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The UK’s Royalties withholding tax consultation: Pushing extraterritorial boundaries

Published on 19/04/18 at 10:49am

Norton Rose Fulbright’s Dominic Stuttaford, James Baillieu and Susie Brain discuss the implications regarding the recent reforms to cross-border royalties.

The UK government has commenced a consultation regarding the scope of the royalty withholding regime applied in the UK. This may have a significant impact on multinational companies operating in the pharmaceutical sector who make UK sales other than through a UK permanent establishment or a UK tax resident entity.

The UK imposes withholding tax on the cross-border payment of royalties. This is deducted at source and is charged at 20%. This reflects the familiar tax principle that non-residents are taxable on certain types of income with a UK source.

This taxing right is then often restricted by Double Tax Treaties (DTTs) which allocate taxing rights between jurisdictions (so that taxpayers do not pay double taxes on their income) or, at an EU-level, by the EU Interest and Royalties Directive, which contains an exemption from withholding for royalties paid between 25% associates in member states. 

Recent reforms

The cross-border tax treatment of payments for intellectual property (IP) and the potential for the use of those cross-border payments to shift profits to low or no-tax jurisdictions was one focus of the OECD’s Base Erosion and Profit Shifting project. It has also been the subject of high profile press reports discussing the taxation of some of the world’s largest multinationals and asking whether they pay a ‘fair’ amount of tax.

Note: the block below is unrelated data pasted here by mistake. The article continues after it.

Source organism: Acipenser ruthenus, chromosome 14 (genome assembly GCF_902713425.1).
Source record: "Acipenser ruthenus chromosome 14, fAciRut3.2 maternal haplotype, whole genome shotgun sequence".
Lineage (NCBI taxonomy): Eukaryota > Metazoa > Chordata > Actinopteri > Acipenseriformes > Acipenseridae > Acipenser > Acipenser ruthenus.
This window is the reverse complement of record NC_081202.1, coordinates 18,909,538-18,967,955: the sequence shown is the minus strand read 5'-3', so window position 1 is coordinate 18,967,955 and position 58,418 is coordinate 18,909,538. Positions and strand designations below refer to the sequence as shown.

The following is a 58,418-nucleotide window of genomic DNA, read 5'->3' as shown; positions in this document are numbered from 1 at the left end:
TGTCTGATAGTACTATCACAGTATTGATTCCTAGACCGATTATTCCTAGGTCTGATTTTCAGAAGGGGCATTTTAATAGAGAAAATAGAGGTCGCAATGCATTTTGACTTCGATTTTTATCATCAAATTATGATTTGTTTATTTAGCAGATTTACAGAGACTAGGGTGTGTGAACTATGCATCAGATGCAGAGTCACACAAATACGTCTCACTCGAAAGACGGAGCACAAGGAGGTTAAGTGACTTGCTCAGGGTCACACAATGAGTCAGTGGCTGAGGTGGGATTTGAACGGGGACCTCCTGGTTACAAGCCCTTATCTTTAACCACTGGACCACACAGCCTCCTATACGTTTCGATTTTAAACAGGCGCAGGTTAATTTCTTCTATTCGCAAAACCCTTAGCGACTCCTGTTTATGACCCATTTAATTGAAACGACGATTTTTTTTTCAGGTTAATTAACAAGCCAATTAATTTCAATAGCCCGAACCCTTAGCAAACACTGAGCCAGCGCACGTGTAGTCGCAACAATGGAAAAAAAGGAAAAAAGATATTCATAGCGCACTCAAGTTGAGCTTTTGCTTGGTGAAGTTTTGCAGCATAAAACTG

Significant reforms were introduced to the UK’s royalty withholding regime in 2016. These reforms extended the scope of the categories of IP within the withholding tax regime; prior to the change, only a limited number of IP related payments were within its scope. The changes also extended the scope of the regime to non-UK residents making a payment in connection with a trade carried on in the UK through a UK branch or other permanent establishment. This change had significant implications for traditional IP holding structures which are commonly used by multinationals operating in the pharmaceutical sector. Payments between, for example, a US licensee and a low or no-tax jurisdiction in connection with the UK branch were now within scope.

The changes made in 2016 could, in broad terms, be disapplied if there was a DTT in place, provided that the arrangements did not involve the use of a conduit company which received the payment but then paid it on.

Whilst picking up payments made in connection with a trade carried on through a UK permanent establishment, the 2016 reforms did not pick up payments made where there was a non-resident without a UK PE. However, the reforms did not address the question presented by the digital economy of how taxing rights should be allocated in respect of cross-border sales made in the UK without any significant UK presence.